The Buddhist contribution to the role of selfhood in our lives appears originally to have been a purely pragmatic one. The historical Buddha of the first millennium BCE appears to have rejected philosophical or metaphysical speculation. His approach appears to have had more that of a medical practitioner who outlined (in his case) the causes of human suffering and proposed a route for their alleviation.
Yet the self has through the ages held a fascination for thinkers and philosophers, and no less so for those who in the period after around 100 years BCE inherited the tradition that the Buddha had originated.
One of their principal concerns was the notion of self-consciousness. The Buddha had taught that the self was unreal, a fiction, or a mere conventional term, referring only to the presence of a person or speaker, and certainly not to any ‘inner’ substance or reality belonging to that person. But these practitioners and thinkers came up with an interesting question. Why do we have the sense of being selves in the first place? Is the sense of being selves inherent in the way our minds work, perhaps some fundamental aspect of how our consciousness functions? Modern observers might dismiss this question. We now have in neo-Darwinian theory a compelling explanation for why we have experience of an inner self; natural selection has simply favoured the survival and replication of creatures that manifest selfhood, and where those creatures are sentient like us, selfhood features strongly in our inner awareness. When we look inward, or when our attention wanders, we typically find a self.
But the question is nonetheless of some interest for it led Buddhist philosophy to speculate that consciousness itself might be ‘reflexive’, so that when I see an external object, say a white cloud in the sky, I am simultaneously aware of a self or subject that sees the cloud, that seeing intimates an ‘I’ that sees, that ‘seeing’ and ‘my seeing’ go together. If you try to work this out through introspection, you might end up going round in circles, or feeling queasy, or both. When I look at an object in the room, do I simultaneously have the sense of being a self or subject that looks at it? Of course, I can introspect and think about my looking, but this is obvious and not what interests philosophers now or for that matter two thousand years ago. What is at issue is whether in the innocent act of looking, and therefore before conceptual thought has been engaged, do I have a sense of a self that is performing the act of looking? I, at least for one, do not. As long as I attend to it, there is just the object.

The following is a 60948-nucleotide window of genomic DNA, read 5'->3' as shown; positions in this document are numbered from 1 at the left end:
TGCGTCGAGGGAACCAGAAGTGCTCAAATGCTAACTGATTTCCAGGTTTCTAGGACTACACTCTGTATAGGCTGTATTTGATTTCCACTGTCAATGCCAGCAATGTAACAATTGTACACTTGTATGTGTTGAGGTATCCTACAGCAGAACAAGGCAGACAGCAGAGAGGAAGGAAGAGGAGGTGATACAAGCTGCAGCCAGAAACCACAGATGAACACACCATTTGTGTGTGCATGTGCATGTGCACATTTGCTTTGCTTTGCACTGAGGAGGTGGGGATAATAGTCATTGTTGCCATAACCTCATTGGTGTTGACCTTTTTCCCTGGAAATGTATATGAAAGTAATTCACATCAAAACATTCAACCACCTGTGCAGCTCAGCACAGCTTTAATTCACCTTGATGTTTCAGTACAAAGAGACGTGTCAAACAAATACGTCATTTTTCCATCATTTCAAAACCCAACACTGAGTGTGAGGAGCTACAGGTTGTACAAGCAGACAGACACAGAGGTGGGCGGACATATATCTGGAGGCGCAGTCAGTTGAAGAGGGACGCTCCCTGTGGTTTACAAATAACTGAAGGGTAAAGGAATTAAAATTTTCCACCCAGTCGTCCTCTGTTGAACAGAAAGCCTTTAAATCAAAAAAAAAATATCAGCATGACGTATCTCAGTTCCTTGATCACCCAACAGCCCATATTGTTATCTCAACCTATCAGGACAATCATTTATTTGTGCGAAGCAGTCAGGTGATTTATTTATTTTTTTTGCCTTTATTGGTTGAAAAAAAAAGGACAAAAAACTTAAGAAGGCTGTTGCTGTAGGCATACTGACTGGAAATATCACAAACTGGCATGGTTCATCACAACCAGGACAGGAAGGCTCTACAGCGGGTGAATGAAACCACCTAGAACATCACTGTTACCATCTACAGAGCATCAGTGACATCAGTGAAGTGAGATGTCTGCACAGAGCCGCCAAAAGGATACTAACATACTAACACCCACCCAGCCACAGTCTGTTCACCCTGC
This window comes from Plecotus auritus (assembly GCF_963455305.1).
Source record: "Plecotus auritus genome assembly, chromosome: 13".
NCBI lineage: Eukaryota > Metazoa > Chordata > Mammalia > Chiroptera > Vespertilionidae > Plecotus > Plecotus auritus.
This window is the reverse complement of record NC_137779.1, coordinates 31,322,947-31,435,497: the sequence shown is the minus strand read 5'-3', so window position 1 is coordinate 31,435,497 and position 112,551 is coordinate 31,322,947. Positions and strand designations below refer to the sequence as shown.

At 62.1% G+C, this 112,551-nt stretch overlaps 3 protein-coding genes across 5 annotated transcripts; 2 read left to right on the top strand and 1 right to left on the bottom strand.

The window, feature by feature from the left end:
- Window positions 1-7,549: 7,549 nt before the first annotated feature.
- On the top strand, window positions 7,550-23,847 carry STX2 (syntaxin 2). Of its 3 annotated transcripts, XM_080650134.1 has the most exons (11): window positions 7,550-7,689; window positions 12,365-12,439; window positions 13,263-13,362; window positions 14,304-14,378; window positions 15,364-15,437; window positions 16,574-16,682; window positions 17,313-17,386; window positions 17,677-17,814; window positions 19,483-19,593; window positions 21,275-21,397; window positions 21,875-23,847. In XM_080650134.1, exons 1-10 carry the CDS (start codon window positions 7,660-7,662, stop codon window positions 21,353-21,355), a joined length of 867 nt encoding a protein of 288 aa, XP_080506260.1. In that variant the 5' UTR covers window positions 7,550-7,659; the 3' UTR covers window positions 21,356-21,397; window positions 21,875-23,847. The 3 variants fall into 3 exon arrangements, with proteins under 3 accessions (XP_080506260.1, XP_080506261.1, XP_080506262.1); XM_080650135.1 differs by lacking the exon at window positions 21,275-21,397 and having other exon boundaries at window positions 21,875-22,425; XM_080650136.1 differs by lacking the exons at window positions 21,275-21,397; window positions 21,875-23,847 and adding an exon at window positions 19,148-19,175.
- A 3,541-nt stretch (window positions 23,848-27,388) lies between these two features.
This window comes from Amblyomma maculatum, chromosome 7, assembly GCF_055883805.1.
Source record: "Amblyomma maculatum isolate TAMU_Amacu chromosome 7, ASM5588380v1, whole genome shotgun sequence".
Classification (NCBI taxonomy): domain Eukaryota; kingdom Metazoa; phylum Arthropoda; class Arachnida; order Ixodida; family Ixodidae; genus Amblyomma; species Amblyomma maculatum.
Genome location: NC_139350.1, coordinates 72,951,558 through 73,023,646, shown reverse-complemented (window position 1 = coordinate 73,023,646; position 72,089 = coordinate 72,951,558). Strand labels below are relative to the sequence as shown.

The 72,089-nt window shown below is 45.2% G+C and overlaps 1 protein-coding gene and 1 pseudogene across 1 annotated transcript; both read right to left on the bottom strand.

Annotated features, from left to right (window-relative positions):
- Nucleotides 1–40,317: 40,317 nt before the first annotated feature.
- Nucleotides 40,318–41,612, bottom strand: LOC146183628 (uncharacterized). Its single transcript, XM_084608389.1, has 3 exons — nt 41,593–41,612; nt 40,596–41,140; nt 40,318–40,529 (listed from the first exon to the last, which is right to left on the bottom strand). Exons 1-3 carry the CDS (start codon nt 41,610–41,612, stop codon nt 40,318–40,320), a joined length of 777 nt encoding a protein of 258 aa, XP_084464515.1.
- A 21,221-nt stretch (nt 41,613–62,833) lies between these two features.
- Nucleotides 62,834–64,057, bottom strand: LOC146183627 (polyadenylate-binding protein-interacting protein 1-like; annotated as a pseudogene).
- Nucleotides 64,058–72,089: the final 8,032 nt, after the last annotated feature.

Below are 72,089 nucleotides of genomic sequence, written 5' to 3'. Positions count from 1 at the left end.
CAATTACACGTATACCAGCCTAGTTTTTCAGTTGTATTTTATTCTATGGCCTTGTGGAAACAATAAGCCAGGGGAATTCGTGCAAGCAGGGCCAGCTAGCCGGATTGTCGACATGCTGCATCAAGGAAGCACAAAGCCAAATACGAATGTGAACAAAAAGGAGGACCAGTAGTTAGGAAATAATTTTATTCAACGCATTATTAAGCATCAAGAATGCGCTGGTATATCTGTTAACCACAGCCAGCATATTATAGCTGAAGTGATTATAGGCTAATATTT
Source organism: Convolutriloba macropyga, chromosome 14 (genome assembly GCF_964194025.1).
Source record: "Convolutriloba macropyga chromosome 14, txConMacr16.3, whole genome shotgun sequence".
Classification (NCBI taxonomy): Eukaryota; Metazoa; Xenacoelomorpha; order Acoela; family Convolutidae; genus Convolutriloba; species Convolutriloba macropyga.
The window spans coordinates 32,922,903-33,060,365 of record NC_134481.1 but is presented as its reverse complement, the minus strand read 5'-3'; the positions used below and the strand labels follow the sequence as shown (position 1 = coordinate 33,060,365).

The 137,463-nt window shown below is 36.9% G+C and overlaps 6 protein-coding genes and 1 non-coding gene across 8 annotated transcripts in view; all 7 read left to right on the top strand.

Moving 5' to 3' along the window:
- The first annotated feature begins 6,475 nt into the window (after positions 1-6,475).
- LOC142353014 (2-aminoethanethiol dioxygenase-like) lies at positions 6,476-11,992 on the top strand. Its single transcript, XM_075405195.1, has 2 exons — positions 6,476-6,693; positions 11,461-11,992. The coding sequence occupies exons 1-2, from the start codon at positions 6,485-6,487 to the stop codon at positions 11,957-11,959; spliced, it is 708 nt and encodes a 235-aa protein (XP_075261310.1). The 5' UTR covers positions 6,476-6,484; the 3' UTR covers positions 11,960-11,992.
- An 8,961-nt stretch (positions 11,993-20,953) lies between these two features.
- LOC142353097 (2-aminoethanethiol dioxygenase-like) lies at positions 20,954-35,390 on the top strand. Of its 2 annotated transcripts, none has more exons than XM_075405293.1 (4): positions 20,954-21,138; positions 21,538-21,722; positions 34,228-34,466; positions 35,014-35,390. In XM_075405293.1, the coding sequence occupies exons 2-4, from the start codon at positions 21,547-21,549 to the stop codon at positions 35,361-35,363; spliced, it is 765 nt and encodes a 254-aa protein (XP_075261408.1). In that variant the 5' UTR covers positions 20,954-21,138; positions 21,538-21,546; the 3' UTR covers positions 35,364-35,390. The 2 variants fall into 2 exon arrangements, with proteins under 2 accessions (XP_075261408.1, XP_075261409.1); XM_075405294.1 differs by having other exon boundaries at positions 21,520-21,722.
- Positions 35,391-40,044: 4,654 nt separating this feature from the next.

The philosopher Thomas Nagel argued that a creature is conscious if there is something-it-is-like to be like that creature, if that creature has subjective experience. This puts consciousness at the heart of self-consciousness, at the heart of the feeling or intuition that we are selves that look out upon the world. In turn, subjective experience might be defined as the phenomenal character of an experience, its ‘what-it-is-like-ness’, what it is like to see the cloud or the sky beyond it. Many would go on to argue that such ‘what-it-is-like-ness’ must imply a ‘what-it-is-like-for’, and if this is correct it implies that there must be a subject or at the very least a witness of that experience. In this account consciousness is ‘self-reflexive’; being aware of anything involves being aware (somehow, and perhaps dimly) of yourself. Yet this argument still leaves a great deal of possible variation in what this self might be, ranging from a stable and substantial immaterial entity that endures for as long as my body endures to a highly unstable, transient, fragmentary, one that is generated by bodily processes for each separate act of awareness that arises.
Just because the subjective consciousness gives rise to a sense of self it does not necessarily follow that there is a self which exists in an autonomous or enduring sense. Of course, we can always cite the existence of our long-term memory, and our sense of being the same continuing entity throughout our lives, as proof that this self is stable and enduring. But the problem here is that we may have strayed away from the narrow concept of selfhood, of what we are in the most intimate sense, into the realm of persons or what we are by dint of our memories, our socialisation, and the narratives we create about ourselves and others. Persons are certainly legitimate constructions, and we will have good reason to discuss them in more detail later, but they imply the existence of something much broader than selfhood, where selfhood is seen and defined in terms of intimacy, what lies closest, what I want to see preserved and cherished, what lies at the heart of my experience.
We have already seen that the embodied self is a real entity- albeit in my view it is no more than those physical and psychological processes that have been established by virtue of their adaptive qualities. This view (minus the bit about evolutionary adaptation) lay at the heart of the Buddha’s own view of selfhood, of the view that the self is just a loose combination of physical and psychological components. It seems probable then that this minimal or embodied self, this physical inheritance that we all share, is the origin of our sense of self. But it may be a grave error to treat this sense or imitation of selfhood as what we truly are.
For one thing, as we saw in an earlier post, this sense of being a self comes and goes. In particular, when we are absorbed in a task it disappears from view, and if we could consolidate our powers of attention the self would scarcely get a look in. A sense of selfhood as something ‘real’ or ‘substantial’ only appears when we reflect on an experience, when we ask silently, ‘What’s in this for me?’. Of course, we manifest selfish behaviour because we are designed by nature to so do, but the physical traits which underlie that behaviour scarcely define us, nor mean that we could not, if we chose, exhibit other aspects of our inheritance, for example, empathy or compassion.